Ahmet is a PhD Candidate in the School of Law, Politics and Sociology. His blog post focuses on competition.
They say “may the best man win”. We often hear that when people compete for something, be that winning someone’s heart, the World Cup or millions of pounds. In fact, life is all about competition as sources are always scarce in their nature. Even the blog post on doctoral researchers at the University of Sussex introducing their research in plain English as organised by the Hive Scholars involves some degree of competition among the researchers who send their blogs with a view to entering the draw and eventually winning a £15 Amazon voucher, in addition to having them published on the Research Hive blog. Obviously one of them is going to win the voucher as the Hive Scholars don’t have hundreds of them to be given to all participants. Interestingly enough, their competition isn’t for the “best” piece since the winner will be randomly picked (and announced at a BBQ party!). So let’s say in this case “may the luckiest guy win”, hopefully me.
However, in real life and especially in the market place, winners are not necessarily the luckiest ones. What matters at the end is how good and efficient a firm is in conducting its business activity. If Tesco wins the competition against a small corner shop, it is not because Tesco is lucky; it is because it sells you a bottle of water for 50p and you probably won’t want to buy the same bottle for £1 from that corner shop, unless of course you are sentimental to that poor shop owner. Competition is thus desirable, but it has some rules too. In other words, “the end doesn’t justify the means” meaning that maximising profits doesn’t give a large economic enterprise like Tesco a “carte blanche” to engage in all kinds of conduct. Instead, it should refrain from carrying out certain types of conduct due to their possible adverse effects on the competitive structure of the market. This can be better understood by remembering what Uncle Ben said to Peter Parker in the film Spider Man: “With greater power comes greater responsibility!”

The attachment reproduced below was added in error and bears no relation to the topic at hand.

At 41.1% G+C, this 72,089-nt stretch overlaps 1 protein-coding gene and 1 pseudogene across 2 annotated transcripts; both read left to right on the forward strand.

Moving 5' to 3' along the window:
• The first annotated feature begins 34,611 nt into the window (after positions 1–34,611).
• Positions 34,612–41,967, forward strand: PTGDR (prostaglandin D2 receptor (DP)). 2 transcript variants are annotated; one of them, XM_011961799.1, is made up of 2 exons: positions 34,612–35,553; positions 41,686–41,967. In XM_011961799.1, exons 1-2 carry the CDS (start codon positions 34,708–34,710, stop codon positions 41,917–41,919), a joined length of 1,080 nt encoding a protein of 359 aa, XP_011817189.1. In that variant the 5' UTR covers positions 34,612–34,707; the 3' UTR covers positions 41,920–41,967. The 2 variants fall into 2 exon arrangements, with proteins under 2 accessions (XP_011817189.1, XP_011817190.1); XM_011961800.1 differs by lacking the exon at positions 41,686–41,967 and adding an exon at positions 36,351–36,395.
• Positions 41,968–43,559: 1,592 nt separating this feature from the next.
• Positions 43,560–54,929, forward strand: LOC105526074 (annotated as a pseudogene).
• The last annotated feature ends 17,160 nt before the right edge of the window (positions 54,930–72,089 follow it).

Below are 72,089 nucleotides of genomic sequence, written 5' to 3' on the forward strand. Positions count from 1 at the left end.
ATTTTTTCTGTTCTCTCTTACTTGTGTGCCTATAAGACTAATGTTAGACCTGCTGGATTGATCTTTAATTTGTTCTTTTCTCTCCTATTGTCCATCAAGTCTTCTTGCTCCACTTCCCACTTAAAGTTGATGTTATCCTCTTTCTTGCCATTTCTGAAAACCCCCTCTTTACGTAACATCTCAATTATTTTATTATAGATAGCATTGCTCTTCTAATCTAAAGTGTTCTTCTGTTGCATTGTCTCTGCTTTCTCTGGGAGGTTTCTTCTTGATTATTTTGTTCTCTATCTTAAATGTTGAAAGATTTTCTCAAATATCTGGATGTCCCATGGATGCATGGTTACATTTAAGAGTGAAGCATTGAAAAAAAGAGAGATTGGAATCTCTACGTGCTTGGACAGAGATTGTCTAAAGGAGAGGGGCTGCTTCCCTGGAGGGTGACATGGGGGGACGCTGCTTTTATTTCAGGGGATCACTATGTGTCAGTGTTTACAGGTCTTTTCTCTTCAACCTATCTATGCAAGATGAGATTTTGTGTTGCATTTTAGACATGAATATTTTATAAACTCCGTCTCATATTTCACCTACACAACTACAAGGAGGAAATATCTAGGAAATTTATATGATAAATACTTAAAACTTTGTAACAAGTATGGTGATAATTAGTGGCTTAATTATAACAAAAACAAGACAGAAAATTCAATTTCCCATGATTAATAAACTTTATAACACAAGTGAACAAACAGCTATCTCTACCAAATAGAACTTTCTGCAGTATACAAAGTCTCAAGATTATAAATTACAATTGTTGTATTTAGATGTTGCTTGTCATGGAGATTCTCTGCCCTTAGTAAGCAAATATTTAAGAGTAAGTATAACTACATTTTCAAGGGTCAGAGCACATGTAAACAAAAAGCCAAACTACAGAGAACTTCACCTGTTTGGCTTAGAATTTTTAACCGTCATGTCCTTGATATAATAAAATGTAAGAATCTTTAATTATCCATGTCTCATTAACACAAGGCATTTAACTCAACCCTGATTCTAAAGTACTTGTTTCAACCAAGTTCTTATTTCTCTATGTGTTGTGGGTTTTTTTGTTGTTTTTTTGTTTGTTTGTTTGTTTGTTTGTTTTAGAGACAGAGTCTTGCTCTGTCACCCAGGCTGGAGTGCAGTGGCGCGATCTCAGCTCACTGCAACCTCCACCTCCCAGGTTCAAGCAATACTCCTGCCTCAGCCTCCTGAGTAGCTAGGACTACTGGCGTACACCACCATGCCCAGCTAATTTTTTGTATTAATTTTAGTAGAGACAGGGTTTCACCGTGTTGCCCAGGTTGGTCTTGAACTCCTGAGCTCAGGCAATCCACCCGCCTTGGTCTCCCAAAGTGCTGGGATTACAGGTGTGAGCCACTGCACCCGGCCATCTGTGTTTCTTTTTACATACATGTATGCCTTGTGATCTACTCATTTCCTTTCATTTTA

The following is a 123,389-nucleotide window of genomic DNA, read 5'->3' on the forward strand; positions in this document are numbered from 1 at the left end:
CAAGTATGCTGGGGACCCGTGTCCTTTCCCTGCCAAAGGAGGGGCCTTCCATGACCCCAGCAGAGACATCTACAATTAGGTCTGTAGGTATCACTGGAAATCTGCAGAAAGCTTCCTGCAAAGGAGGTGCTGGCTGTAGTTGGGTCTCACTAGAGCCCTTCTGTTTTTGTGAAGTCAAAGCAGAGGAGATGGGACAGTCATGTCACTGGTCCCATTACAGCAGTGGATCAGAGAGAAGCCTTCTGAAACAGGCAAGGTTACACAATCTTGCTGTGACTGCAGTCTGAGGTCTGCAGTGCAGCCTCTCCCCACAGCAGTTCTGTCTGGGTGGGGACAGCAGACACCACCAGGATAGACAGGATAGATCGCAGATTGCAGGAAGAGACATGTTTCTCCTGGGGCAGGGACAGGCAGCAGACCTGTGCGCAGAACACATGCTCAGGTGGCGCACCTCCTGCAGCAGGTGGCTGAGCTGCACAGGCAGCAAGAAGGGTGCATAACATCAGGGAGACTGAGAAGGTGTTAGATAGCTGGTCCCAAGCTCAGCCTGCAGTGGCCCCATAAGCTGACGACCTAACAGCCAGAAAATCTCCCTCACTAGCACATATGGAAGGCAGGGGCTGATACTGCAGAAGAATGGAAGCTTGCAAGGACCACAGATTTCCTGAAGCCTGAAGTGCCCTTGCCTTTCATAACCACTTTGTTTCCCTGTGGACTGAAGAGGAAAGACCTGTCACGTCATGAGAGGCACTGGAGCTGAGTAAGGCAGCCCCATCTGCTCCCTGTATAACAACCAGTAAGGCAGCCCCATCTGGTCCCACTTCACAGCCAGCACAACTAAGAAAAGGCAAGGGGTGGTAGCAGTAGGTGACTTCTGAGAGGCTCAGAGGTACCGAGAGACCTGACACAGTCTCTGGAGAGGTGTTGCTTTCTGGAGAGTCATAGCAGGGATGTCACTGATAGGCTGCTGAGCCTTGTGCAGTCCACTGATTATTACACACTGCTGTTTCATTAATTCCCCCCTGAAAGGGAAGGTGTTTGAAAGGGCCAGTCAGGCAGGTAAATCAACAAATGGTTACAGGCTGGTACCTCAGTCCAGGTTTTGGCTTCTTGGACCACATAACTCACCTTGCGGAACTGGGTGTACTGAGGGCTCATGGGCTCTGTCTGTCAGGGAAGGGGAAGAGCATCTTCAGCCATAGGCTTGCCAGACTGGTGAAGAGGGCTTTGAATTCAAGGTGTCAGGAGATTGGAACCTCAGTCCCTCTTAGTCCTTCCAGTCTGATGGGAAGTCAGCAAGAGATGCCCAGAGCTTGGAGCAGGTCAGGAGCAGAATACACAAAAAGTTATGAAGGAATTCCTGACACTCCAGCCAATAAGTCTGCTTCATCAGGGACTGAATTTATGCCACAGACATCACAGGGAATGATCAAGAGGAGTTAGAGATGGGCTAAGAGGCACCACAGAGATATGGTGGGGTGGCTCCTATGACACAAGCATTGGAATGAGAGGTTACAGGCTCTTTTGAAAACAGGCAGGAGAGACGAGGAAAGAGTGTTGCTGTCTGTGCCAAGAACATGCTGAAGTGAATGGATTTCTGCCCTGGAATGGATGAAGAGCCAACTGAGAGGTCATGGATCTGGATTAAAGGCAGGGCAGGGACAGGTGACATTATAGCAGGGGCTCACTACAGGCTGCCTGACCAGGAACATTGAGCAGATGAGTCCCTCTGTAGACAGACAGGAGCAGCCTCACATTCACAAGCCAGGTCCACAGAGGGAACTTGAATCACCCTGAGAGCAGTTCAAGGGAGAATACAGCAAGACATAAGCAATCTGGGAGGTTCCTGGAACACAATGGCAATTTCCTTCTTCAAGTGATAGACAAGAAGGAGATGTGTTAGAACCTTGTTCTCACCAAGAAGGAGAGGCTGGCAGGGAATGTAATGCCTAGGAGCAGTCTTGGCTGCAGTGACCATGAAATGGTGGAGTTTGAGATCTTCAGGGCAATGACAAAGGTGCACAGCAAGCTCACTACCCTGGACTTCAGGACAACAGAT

Large economic enterprises, more technically dominant firms, are prohibited under competition law to carry out certain types of market conduct with a view to protecting the welfare of consumers. Generally speaking, they are not allowed to charge excessively high or below-cost prices, tie the sale of one good to another or sign exclusive dealing agreements with their distributors and so on. But is competition in fact not all about those? Winners of competition deserve to charge high prices so as to reward entrepreneurship, firms charge low or even below-cost prices when faced with competition, consumers may love products being sold together and distributors can enjoy lower costs in the form of discounts when they buy all of their supplies from a single firm. Because anti-competitive conduct and competitive conduct thus look alike, competition law has struggled to distinguish truly anti-competitive conduct from a vigorously competitive one and millions of words have been written in the literature on this issue.
But what should be the role of competition law in dealing with conduct which only raises obstacles to competition without any redeeming features e.g. efficiency gains? Within this context, a dominant firm might decide to blow up the factory of its competitors, put pressure on its distributors to restrict the commercialisation of competing products or bribe state officials to block otherwise lawful entry of new firms to the market. These hardly involve vigorous competition and generate some undesirable effects on the market. But can they be prohibited under competition law when they are already unlawful under different bodies of law? Put it differently, are they really the type of anti-competitive conduct that competition law aims to prohibit? There is a lack of clarity as well as of consensus on the role of competition law in handling that category of conduct, to which my thesis proposes a normative approach under EU competition law.